New HIV Cases: U.S. Infections Remain Steady, But 'Alarming' Disparities Soar

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AIDS Research
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'First-ever' multi-year data from the U.S. Centers for Disease Control and Prevention revealed progress since the peak of the HIV epidemic in the 1980s, but a sharp increase in infection rates among young black men who have sex with men show there is much more work to do, officials said.

"We're very concerned about these increases among young gay men," Dr. Kevin Fenton, director of the CDC's National Center for HIV/AIDS, told reporters. "We can't allow the health to a new generation to be lost to what is essentially a completely preventable disease."

Men who have sex with men remain the group most heavily affected by new HIV infections, according to a CDC officials. The agency estimates that these cases represent only 2 percent of the U.S. population, and accounted for 61 percent of all new HIV infections in 2009. Young males - ages 13 to 29 - were most severely affected, representing 27 percent of new infections in 2009.

According to the estimates, published in the journal "PLoS ONE," there were 48,600 new HIV infections in the United States in 2006, 56,000 in 2007, 47,800 in 2008 and 48,100 in 2009. Over the four-year period, that amounts to an average of 50,000 cases per year.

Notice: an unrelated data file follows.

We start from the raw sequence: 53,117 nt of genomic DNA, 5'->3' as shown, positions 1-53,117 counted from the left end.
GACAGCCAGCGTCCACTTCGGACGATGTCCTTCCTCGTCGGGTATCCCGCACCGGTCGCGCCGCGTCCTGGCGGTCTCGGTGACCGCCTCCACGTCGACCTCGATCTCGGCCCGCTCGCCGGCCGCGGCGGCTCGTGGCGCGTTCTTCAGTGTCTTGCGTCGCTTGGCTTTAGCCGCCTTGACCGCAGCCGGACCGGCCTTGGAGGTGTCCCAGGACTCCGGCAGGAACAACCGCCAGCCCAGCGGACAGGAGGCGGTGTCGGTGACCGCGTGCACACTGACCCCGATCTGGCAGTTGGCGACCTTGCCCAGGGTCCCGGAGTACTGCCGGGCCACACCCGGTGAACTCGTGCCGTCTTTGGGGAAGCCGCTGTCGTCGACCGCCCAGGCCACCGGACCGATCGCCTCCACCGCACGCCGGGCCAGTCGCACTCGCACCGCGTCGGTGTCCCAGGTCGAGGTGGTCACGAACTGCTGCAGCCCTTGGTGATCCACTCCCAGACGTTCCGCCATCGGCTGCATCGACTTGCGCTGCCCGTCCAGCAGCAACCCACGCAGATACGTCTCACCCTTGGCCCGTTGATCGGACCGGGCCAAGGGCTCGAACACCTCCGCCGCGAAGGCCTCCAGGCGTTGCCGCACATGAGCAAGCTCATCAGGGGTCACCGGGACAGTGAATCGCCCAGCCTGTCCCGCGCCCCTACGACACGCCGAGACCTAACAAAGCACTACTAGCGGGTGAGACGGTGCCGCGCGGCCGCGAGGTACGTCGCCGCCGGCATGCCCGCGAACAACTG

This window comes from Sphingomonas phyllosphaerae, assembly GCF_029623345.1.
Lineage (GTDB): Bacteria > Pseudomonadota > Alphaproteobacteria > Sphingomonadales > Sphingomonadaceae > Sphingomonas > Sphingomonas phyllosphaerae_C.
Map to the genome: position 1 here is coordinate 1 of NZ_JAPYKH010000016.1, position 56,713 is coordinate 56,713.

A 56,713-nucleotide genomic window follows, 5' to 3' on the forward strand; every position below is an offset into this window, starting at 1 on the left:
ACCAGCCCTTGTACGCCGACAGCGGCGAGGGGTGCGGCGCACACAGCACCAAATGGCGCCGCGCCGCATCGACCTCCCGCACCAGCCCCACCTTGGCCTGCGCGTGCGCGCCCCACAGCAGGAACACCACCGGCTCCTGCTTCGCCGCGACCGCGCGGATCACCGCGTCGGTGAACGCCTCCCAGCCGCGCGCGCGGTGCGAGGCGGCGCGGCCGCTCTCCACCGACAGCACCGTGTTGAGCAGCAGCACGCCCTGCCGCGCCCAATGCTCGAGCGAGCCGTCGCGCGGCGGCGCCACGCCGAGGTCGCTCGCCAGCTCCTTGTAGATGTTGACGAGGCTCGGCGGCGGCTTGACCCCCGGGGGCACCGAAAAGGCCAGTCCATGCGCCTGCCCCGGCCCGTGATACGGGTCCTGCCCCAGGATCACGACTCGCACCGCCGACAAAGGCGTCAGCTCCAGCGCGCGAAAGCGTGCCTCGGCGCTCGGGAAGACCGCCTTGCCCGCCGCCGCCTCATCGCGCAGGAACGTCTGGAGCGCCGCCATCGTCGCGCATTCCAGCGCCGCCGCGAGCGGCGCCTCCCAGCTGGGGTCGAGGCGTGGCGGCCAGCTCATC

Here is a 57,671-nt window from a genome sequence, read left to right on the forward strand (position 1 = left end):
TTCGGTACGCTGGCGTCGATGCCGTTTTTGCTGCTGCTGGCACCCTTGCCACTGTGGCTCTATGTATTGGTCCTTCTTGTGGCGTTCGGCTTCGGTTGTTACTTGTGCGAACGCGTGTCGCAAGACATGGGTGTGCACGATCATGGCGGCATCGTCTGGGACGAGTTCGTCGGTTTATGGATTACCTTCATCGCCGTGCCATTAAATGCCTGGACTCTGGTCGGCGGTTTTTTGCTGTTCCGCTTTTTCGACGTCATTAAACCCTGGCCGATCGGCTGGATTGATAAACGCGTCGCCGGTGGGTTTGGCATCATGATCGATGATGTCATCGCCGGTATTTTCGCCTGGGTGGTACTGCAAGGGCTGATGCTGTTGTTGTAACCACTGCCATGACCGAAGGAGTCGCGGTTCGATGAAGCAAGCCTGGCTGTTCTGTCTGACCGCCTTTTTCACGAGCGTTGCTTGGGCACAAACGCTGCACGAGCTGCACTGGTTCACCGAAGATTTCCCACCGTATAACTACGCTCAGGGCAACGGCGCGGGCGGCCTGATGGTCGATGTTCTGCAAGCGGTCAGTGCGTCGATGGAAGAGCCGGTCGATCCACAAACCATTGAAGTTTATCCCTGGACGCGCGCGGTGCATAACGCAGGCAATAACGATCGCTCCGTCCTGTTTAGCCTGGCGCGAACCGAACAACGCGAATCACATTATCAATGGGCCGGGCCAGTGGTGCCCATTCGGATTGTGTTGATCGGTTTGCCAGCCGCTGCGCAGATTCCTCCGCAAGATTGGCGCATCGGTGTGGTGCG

“More than 30 years into the HIV epidemic, about 50,000 people in this country still become infected each year.

Not only do men who have sex with men continue to account for most new infections, young gay and bisexual men are the only group in which infections are increasing, and this increase is particularly concerning among young African American MSM ,” said CDC Director Thomas Frieden, M.D.

“HIV infections can be prevented. By getting tested, reducing risky behaviors, and getting treatment, people can protect themselves and their loved ones,” he added.

But communities of color, and especially blacks, were disproportionately affected.

While blacks represent 14 percent of the U.S. population, they accounted for 44 percent of new HIV infections in 2009. HIV infection rates among blacks were nearly eight times higher than rates in whites, according to the study.

Hispanics, who represent about 16 percent of the population, accounted for 20 percent of new HIV infections in 2009 - a rate that was nearly three times as high as that of whites.

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